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By Christine Benz and Eric Jacobson | 01-29-2014 10:00 AM

PIMCO Aims to Ease Succession Worries

Morningstar's Eric Jacobson sees PIMCO's appointment of four new deputy CIOs as an effort to reassure investors there is a succession plan in place for Bill Gross after heir-apparent El-Erian's departure.

Christine Benz: I'm Christine Benz for Morningstar.com.

On the heels of the departure of PIMCO's CEO and chief investment officer, Mohamed El-Erian, last week, PIMCO has announced a slew of additional manager changes.

Joining me to discuss them is Eric Jacobson, a senior fund analyst with Morningstar.

Eric, thank you so much for being here.

Eric Jacobson: Glad to talk to you, Christine.

Benz: Eric, last week PIMCO appointed two deputy chief investment officers. This week we are seeing additional deputy chief investment officers appointed. Let's talk about what's going on there and also get your take on what it means for the firm.

Jacobson: They have added another four folks to this list. There will now be a total of six deputy CIOs. The previous ones already announced were Andrew Balls and Dan Ivascyn. Balls coming with primarily a macro foreign-bond background but still a portfolio manager. And then Dan Ivascyn, who comes with a lot of mortgage market expertise.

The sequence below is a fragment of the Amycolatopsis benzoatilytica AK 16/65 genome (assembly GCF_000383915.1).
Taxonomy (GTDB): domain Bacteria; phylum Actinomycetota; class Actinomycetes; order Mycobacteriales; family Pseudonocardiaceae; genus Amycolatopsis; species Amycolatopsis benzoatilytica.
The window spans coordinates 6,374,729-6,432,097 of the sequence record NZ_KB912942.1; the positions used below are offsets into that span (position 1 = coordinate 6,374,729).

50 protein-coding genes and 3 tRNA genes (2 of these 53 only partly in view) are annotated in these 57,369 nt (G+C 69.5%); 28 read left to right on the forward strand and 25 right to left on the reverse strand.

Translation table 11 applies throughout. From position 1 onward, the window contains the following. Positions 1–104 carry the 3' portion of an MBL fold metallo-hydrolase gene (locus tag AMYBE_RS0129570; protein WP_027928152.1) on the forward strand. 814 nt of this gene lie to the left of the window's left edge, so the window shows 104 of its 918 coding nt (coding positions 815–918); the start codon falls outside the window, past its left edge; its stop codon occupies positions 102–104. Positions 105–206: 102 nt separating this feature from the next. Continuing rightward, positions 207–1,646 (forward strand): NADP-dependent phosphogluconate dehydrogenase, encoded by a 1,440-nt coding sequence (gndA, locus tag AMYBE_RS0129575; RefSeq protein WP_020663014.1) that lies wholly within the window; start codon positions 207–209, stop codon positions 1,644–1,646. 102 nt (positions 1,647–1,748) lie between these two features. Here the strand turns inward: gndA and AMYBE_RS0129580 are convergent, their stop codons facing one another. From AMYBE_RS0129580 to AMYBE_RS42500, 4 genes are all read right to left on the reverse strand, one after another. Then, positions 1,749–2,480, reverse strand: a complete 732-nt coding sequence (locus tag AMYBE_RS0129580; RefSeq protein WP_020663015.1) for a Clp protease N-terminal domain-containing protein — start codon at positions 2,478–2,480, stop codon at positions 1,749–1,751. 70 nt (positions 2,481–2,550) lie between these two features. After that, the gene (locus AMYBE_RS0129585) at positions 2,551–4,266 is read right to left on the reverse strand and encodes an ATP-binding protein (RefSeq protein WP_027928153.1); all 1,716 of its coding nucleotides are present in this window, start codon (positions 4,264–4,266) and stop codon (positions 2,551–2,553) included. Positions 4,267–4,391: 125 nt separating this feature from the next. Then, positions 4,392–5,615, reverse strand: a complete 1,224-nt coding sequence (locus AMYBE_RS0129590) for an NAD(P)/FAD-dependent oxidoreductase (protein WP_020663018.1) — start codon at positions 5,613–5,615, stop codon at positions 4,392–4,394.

The additional folks now are Mark Kiesel, who also manages a large number of corporate and investment-grade corporate assets, including at least a couple of mutual funds. Scott Mather, who comes also from the global bond side, is now a deputy CIO. And then Mihir Worah, who historically has been focused on real return, TIPS and commodities and so forth. He has a really interesting broad and international background. He is now a deputy CIO as well. And the final one is Virginie Maisonneuve. She is responsible for equity investing at PIMCO and will be an important representative there.

As part of these elevations, all these folks will be joining PIMCO's Investment Committee, which I think is very interesting.

Benz: You have mentioned to me prior to this that you think these changes are meant to shed some light on succession planning or at least provide a little bit more transparency into succession planning for the day when Bill Gross may not be so actively involved in running PIMCO. Let's talk about that, and why you see this as a step in that direction?

Jacobson: Prior to Mohamed El-Erian's departure, he really had been signaled as the heir apparent. Gross actually, I believe, said that at one point. The problem is, there really wasn't anybody behind the two of them that had been at all advertised or signaled to be even in the running for potentially replacing either one of them at some point.

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